Under the realm of the Trademark Act as well, no explicit protection is granted to Publicity rights, however, a “name” is protectable subject matter under the very definition of “trademark”. Following this, celebrities such as Shah Rukh Khan, Kajol, Amitabh Bachchan, Sachin Tendulkar and Priyanka Chopra have trademarked their names, but Trademark protection cannot be granted in all 45 classes of goods and services and can only be limited to certain goods and services. Furthermore, for names to attain trademark protection, they must have acquired identifiability and distinctiveness. However, granting protection to names is an uphill task because there are lots of common names in India. To illustrate this conundrum, Gautam Gambhir’s action against another person who shared the same name and used it in his business was not sustained as the court recognized the said person’s bonafide right to use his name of him as long as he does n’t cause confusion or represent false association. However, Arun Jaitley succeeded in his action to acquire a domain name including his name by proving distinctiveness and reputation attached to his name.
Section 14 of the Trademark Act requires an applicant to furnish consent of the person, if living and of the legal heirs, for a person who died 20 years before the date of filing to register a trademark in connection with such persons. So, if one was to approach the registry to trademark the name “Shah Rukh khan”, the applicant would have to furnish consent of the said celebrity.
Probably the strongest protection under the Trademark Act is the common law tort of passing off under Section 29. This provision is available for unregistered trademarks, it ensures protection of goodwill and reputation and excludes others from passing off their goods and services as that of another. The essentials for a tort of Passing off are- Goodwill and Reputation, Likelihood of Confusion or deception and Damages. A similar test was applied by the Hon. Delhi High Court in the landmark case of – DM Entertainment Pvt. Ltd. v. Baby Gift House In this case, singer Daler Mehndi, through a company incorporated by him and being the assignee of his rights, approached the court for the breach of his rights to commercially exploit his person and identity. He alleged that Baby Gift House was selling Dolls with the likeness of the singer’s personality in the markets of Delhi after importing them from China. The Likeness was eerie as the dolls could also sing a few lines of her popular rhythms. The court relied on the tests of passing off and granted relief to the singer.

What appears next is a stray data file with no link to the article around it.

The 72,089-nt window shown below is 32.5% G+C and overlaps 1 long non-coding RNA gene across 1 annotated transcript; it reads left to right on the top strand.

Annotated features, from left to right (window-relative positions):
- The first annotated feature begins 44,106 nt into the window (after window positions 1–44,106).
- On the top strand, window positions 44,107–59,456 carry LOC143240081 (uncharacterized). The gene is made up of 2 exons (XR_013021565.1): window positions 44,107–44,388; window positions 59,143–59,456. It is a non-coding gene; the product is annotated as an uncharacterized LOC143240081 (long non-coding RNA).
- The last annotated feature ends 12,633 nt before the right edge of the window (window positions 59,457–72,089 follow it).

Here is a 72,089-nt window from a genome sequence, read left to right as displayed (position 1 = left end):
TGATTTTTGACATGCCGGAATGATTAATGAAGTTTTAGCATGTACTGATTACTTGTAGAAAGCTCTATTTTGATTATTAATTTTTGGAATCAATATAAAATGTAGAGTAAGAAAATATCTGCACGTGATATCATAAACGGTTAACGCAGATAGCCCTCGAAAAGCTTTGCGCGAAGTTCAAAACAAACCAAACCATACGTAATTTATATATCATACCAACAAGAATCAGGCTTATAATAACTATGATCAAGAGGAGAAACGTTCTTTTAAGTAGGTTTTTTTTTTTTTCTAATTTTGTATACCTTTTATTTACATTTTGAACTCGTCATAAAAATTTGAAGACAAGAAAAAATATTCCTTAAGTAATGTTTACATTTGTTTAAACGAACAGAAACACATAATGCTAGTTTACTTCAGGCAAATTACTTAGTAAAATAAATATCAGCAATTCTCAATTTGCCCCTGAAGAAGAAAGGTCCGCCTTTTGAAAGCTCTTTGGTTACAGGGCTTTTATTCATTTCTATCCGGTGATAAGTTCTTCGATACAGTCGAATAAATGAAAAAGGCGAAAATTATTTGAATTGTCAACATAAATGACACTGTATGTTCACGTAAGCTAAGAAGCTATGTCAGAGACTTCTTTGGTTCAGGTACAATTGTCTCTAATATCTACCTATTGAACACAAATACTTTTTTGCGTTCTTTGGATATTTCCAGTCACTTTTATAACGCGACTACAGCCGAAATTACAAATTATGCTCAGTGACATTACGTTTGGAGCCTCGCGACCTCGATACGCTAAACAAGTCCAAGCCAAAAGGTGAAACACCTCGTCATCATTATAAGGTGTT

With this information, lets backtrack to the example of the pictures of celebrities pasted outside local barber shops. It is unlikely for an average consumer to look at these pictures and assume an association between the celebrity and the business, therefore, there is no likelihood of deception and this use does not lead to an unauthorized commercial benefit to the local business. Besides, it is likely that some of these pictures might have fallen into the public domain. But if similar pictures are used in a salon popularly visited by celebrities, then there is likelihood of deception by presumption of association. Consequently, the court has protected the celebrity rights of Actors Amitabh Bachchan and Jaya Bachchan, that were assigned to Tanishq, when the same were being used by another jeweler for advertisement.
Publicity rights are not statutorily incorporated, which is perhaps why brands, especially in the social media age, seem to hide behind the façade of moment marketing. A common defense in support of moment marketing is that brands are merely sharing information that is already available in the public domain. There are no clear lines of distinction discerning what is legal and what is not. However, when this hypothetical line of ethical behavior is crossed, it leads to unauthorized use and can warrant a legal action. The ethical use of this burgeoning technique has been an effective tool for a number of brands such as Amul that have been moment marketing for years. The shift of brands from traditional advertising to modern advertising over social media is an outcome of the increasing popularity of social media platforms and the ease of reaching consumers at large. This shift is rather novel and yet to be legally regulated. It is also abundantly clear that the IP regime alone cannot be the only regulator of modern advertising. Consider this example, international model Bella Hadid has recently been sued for copyright infringement for posting her own image of her on her Instagram handle. why? Because the image was clicked by a paparazzi photographer, who then becomes the owner of that image!
Since the objective of moment marketing is to increase engagement and be relevant, it is clear that brands that engage in it do so to publicize their goods and services, similar to the traditional form of advertising. Therefore, messages that unethically, even if unknowingly, use a Celebrity’s persona to moment market also ultimately aim to publicize their goods and services and gain some commercial benefit. However, they must proceed with caution or they could invite legal consequences. In the end, a careful approach could benefit a brand more than it would lose in legal battles because not all publicity is good publicity-or is it?
The content of this article is intended to provide a general guide to the subject matter. Specialist advice should be sought about your specific circumstances.